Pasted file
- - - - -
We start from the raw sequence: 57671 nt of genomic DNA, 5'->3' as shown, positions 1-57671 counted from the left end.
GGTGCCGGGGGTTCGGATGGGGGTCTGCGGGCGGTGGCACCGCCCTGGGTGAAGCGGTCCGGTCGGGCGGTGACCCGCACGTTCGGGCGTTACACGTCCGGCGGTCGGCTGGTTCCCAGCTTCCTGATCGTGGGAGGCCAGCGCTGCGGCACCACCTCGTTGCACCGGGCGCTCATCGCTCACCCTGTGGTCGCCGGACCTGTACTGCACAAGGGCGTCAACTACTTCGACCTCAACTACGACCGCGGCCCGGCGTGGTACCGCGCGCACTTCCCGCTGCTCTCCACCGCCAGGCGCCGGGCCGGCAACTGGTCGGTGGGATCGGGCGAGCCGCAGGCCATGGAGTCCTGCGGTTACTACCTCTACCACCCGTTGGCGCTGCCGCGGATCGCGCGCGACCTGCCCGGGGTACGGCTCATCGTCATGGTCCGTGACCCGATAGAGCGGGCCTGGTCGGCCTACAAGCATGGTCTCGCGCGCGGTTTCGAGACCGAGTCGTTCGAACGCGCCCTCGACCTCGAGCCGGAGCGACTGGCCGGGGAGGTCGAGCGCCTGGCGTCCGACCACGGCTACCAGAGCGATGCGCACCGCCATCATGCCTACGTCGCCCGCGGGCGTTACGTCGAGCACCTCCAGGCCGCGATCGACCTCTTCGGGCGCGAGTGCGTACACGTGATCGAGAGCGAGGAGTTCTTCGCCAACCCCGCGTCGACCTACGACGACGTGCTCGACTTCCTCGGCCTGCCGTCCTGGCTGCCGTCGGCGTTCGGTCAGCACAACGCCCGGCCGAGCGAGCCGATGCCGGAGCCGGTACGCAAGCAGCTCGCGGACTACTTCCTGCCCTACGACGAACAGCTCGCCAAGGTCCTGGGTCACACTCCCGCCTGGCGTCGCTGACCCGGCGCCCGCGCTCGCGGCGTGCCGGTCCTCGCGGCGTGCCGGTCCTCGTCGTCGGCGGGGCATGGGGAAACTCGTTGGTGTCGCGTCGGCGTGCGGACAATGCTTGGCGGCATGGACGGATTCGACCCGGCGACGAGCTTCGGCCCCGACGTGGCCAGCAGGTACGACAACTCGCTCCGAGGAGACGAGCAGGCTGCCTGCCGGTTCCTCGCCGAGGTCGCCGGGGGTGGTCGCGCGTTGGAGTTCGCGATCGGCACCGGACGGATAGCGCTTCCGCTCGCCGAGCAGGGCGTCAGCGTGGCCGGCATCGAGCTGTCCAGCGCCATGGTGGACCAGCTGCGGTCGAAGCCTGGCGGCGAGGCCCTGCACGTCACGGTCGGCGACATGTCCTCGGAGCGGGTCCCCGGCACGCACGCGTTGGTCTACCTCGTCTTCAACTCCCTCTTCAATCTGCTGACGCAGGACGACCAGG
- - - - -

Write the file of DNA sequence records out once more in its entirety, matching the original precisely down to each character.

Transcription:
We start from the raw sequence: 57671 nt of genomic DNA, 5'->3' as shown, positions 1-57671 counted from the left end.
GGTGCCGGGGGTTCGGATGGGGGTCTGCGGGCGGTGGCACCGCCCTGGGTGAAGCGGTCCGGTCGGGCGGTGACCCGCACGTTCGGGCGTTACACGTCCGGCGGTCGGCTGGTTCCCAGCTTCCTGATCGTGGGAGGCCAGCGCTGCGGCACCACCTCGTTGCACCGGGCGCTCATCGCTCACCCTGTGGTCGCCGGACCTGTACTGCACAAGGGCGTCAACTACTTCGACCTCAACTACGACCGCGGCCCGGCGTGGTACCGCGCGCACTTCCCGCTGCTCTCCACCGCCAGGCGCCGGGCCGGCAACTGGTCGGTGGGATCGGGCGAGCCGCAGGCCATGGAGTCCTGCGGTTACTACCTCTACCACCCGTTGGCGCTGCCGCGGATCGCGCGCGACCTGCCCGGGGTACGGCTCATCGTCATGGTCCGTGACCCGATAGAGCGGGCCTGGTCGGCCTACAAGCATGGTCTCGCGCGCGGTTTCGAGACCGAGTCGTTCGAACGCGCCCTCGACCTCGAGCCGGAGCGACTGGCCGGGGAGGTCGAGCGCCTGGCGTCCGACCACGGCTACCAGAGCGATGCGCACCGCCATCATGCCTACGTCGCCCGCGGGCGTTACGTCGAGCACCTCCAGGCCGCGATCGACCTCTTCGGGCGCGAGTGCGTACACGTGATCGAGAGCGAGGAGTTCTTCGCCAACCCCGCGTCGACCTACGACGACGTGCTCGACTTCCTCGGCCTGCCGTCCTGGCTGCCGTCGGCGTTCGGTCAGCACAACGCCCGGCCGAGCGAGCCGATGCCGGAGCCGGTACGCAAGCAGCTCGCGGACTACTTCCTGCCCTACGACGAACAGCTCGCCAAGGTCCTGGGTCACACTCCCGCCTGGCGTCGCTGACCCGGCGCCCGCGCTCGCGGCGTGCCGGTCCTCGCGGCGTGCCGGTCCTCGTCGTCGGCGGGGCATGGGGAAACTCGTTGGTGTCGCGTCGGCGTGCGGACAATGCTTGGCGGCATGGACGGATTCGACCCGGCGACGAGCTTCGGCCCCGACGTGGCCAGCAGGTACGACAACTCGCTCCGAGGAGACGAGCAGGCTGCCTGCCGGTTCCTCGCCGAGGTCGCCGGGGGTGGTCGCGCGTTGGAGTTCGCGATCGGCACCGGACGGATAGCGCTTCCGCTCGCCGAGCAGGGCGTCAGCGTGGCCGGCATCGAGCTGTCCAGCGCCATGGTGGACCAGCTGCGGTCGAAGCCTGGCGGCGAGGCCCTGCACGTCACGGTCGGCGACATGTCCTCGGAGCGGGTCCCCGGCACGCACGCGTTGGTCTACCTCGTCTTCAACTCCCTCTTCAATCTGCTGACGCAGGACGACCAGG